Under the Declaratory Judgment Act, which applies in this diversity action, see Illinois ex. rel. Barra v. Archer Daniels Midland Co., 704 F.2d 935, 939 (7th Cir. 1983), a federal court is authorized to "declare rights and other legal relationships of any interested parties . . . whether or not further relief is or could be sought." 28 U.S.C. § 2201. The purpose of the Act is to "enable parties to understand their rights and to avoid accruing avoidable damages." Household Fin. Servs., Inc. v. Northern Trade Mortgage Corp., No. 99 C 2840, 1999 WL 782072, at *2 (N.D. Ill. Sept. 27, 1999), citing Nucor Corp. v. Acerosy Maquilas de Occidente, S.A. de C.V., 28 F.3d 572, 577 (7th Cir. 1994). As the court in Household Fin. noted, "[a] request to construe the language of a contract to apprise the parties of their legal rights falls within the scope of the Federal Declaratory Judgment Act." Household Fin. Servs. Inc., 1999 WL 782072, at *2; see also Lyons Sav. & Loan Ass'n v. Geode Co., 641 F. Supp. 1313, 1319 (N.D. Ill. 1986) ("A suit under the Declaratory Judgment Act is appropriate for a contracting party seeking resolution of actual disputes regarding the interpretation of that contract."). [ Page 8]
In Household Fin., the court noted that the plaintiffs claim was not a request for the court to clarify the parties' rights under the agreement but instead was a request for a "judicial declaration that defendant breached the agreement." 1999 WL 782072, at *3. The court went on to dismiss the claim because it "incorrectly couches a breach of contract action as a request for a declaratory judgment." Id.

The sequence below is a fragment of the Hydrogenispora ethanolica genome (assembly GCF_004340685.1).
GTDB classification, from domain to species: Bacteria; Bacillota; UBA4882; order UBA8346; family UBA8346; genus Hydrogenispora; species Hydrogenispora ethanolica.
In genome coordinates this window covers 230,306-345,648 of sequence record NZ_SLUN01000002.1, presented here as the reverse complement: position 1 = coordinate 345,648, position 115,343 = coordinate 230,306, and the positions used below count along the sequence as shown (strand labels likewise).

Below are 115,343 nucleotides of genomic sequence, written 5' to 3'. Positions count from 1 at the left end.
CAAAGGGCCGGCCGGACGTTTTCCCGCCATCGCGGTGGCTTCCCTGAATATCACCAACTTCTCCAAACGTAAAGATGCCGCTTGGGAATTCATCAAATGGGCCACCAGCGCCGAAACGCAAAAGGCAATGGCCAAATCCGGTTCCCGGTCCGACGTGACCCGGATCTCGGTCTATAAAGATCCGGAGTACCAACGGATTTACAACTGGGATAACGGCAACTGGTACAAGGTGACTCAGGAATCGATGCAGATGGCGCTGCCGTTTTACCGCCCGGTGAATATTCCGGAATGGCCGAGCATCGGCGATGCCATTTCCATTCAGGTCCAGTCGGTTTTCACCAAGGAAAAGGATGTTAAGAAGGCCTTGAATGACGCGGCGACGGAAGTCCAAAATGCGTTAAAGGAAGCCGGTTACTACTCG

Here, despite Syms's arguments to the contrary, Garland's claim for a declaratory judgment neither seeks an advisory opinion nor is a thinly disguised action for breach of contract. All Garland seeks in this claim is a declaration that the lease entered into between the parties is in full force and effect and Syms's obligations under the lease continue for the term of the lease. The declaration would not state that Syms is in breach of the contract, only that the contract is still in effect. Nor would any such declaratory judgment award damages to Garland, thus negating any fears that the court will be unable to ascertain whether Syms has fulfilled its duty to mitigate damages. Indeed, Syms argument that "any amounts that Syms might have to pay following the requested declaration are `future, contingent and uncertain'" is without merit because the court will not be addressing any monetary amount on the Count n claim but will only be declaring whether the lease is still in full force and effect, presumably so that Garland could file suit under Section 21.04 of the lease.*fn4 Because it is within the court's powers to construe the [ Page 9]
language of the contract to apprise the parties of their rights, the court denies Syms's motion to dismiss the Count n claim.
For the reasons stated above, the court denies Syms's motion to dismiss [#8]. Syms is directed to answer the first amended complaint by September 22, 2003. A scheduling conference will be held on October 20, 2003 at 9:30 a.m. In the meantime, the parties are directed to meet in an effort to resolve this case short of trial.